The International Travel Integration Committee serves as the oversight body for the planning and coordination of Tier 1 and Tier 2 international meetings within the Department. Chaired by the Director General of the International Affairs Directorate, the Committee is composed of members who are the regional and sector heads of the Department. The objective of the Committee is to enhance the coordination and coherence of international travel across the Department by providing advice to the Deputy Minister on the participation at Tier 1 and Tier 2 international meetings by Fisheries and Oceans Canada and Canadian Coast Guard employees. As for Tier 3 international meetings, the oversight and governance functions vary by sectors and regions. These functions may be carried out by various levels of management including Responsibility Centre Managers with delegated authority, regional management committees or, in the case of Ecosystems and Oceans Science sector, an internal travel committee.

Observations
Low Risk 6.1.1 Oversight and governance functions are established to ensure the sound management of international travel throughout the Department. However, there is an opportunity for the International Travel Integration Committee to clarify its roles, responsibilities and accountabilities and perhaps, expand its mandate to include changes made to the Treasury Board Directive on the Management of Travel, Hospitality and Conferences.

The audit found that oversight bodies and governance functions are established to ensure the sound management of international travel throughout the Department. As the main oversight body for Tier 1 and Tier 2 events, the International Travel Integration Committee has brought rigor and discipline to the departmental international travel process. Overall, sectors and regions feel that the Committee has strengthened internal controls, increased accountability and improved coordination by providing more transparency and scrutiny in the departmental international travel process. The audit also found oversight bodies and governance functions for Tier 3 to be well established across the Department. Tier 3 international travel proposals are subject to many levels of review prior to their approval by Responsibility Centre Managers. For example, some regional management committees have added international travel requests as a regular agenda item for their meetings. Due to its high volume of travel, the Ecosystems and Oceans Science sector has established an internal travel committee to review all travel carried out by the sector.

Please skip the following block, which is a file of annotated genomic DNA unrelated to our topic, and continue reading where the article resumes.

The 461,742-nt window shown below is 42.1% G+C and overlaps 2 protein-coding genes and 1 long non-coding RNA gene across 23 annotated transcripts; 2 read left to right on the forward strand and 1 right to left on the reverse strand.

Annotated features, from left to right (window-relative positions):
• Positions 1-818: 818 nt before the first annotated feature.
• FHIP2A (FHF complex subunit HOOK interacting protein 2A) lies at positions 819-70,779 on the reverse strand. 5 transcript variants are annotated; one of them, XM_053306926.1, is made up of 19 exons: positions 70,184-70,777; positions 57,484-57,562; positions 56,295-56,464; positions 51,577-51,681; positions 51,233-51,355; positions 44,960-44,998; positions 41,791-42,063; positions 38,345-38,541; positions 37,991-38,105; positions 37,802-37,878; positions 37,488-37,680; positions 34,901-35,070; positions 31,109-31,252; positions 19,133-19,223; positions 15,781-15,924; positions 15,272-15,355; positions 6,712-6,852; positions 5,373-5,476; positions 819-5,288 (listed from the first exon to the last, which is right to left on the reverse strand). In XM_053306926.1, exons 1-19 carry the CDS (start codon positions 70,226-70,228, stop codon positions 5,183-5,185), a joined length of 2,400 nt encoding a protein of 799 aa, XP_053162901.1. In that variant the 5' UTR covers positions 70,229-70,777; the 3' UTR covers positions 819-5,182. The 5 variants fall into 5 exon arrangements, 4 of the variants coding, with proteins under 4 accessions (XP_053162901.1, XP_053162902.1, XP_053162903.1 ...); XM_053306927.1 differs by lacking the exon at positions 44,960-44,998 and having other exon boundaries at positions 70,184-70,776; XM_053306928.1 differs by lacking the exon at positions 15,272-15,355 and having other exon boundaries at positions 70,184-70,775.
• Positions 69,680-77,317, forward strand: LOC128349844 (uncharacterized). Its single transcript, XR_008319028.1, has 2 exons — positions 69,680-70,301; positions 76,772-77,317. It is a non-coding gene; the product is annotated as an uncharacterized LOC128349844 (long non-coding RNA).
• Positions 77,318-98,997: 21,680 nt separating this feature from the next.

While oversight bodies have documented mandates, the audit noted that key stakeholders did not always clearly understand the roles, responsibilities and accountabilities of the International Travel Integration Committee. As per its Terms of References, the Committee is focused on providing regular guidance to the Deputy Minister by:

  • Ensuring that the composition of multi-Sectoral/Regional delegations are balanced and the roles of each delegate well defined;
  • Identifying the Head of Delegation, as appropriate;
  • Ensuring that Fisheries and Oceans Canada delegations at international meetings where policy or negotiations occur are integrating broader departmental considerations into their preparations and receiving required approvals;
  • Ensuring that delegations report back to Fisheries and Oceans Canada senior management on outcomes and linkages to be considered;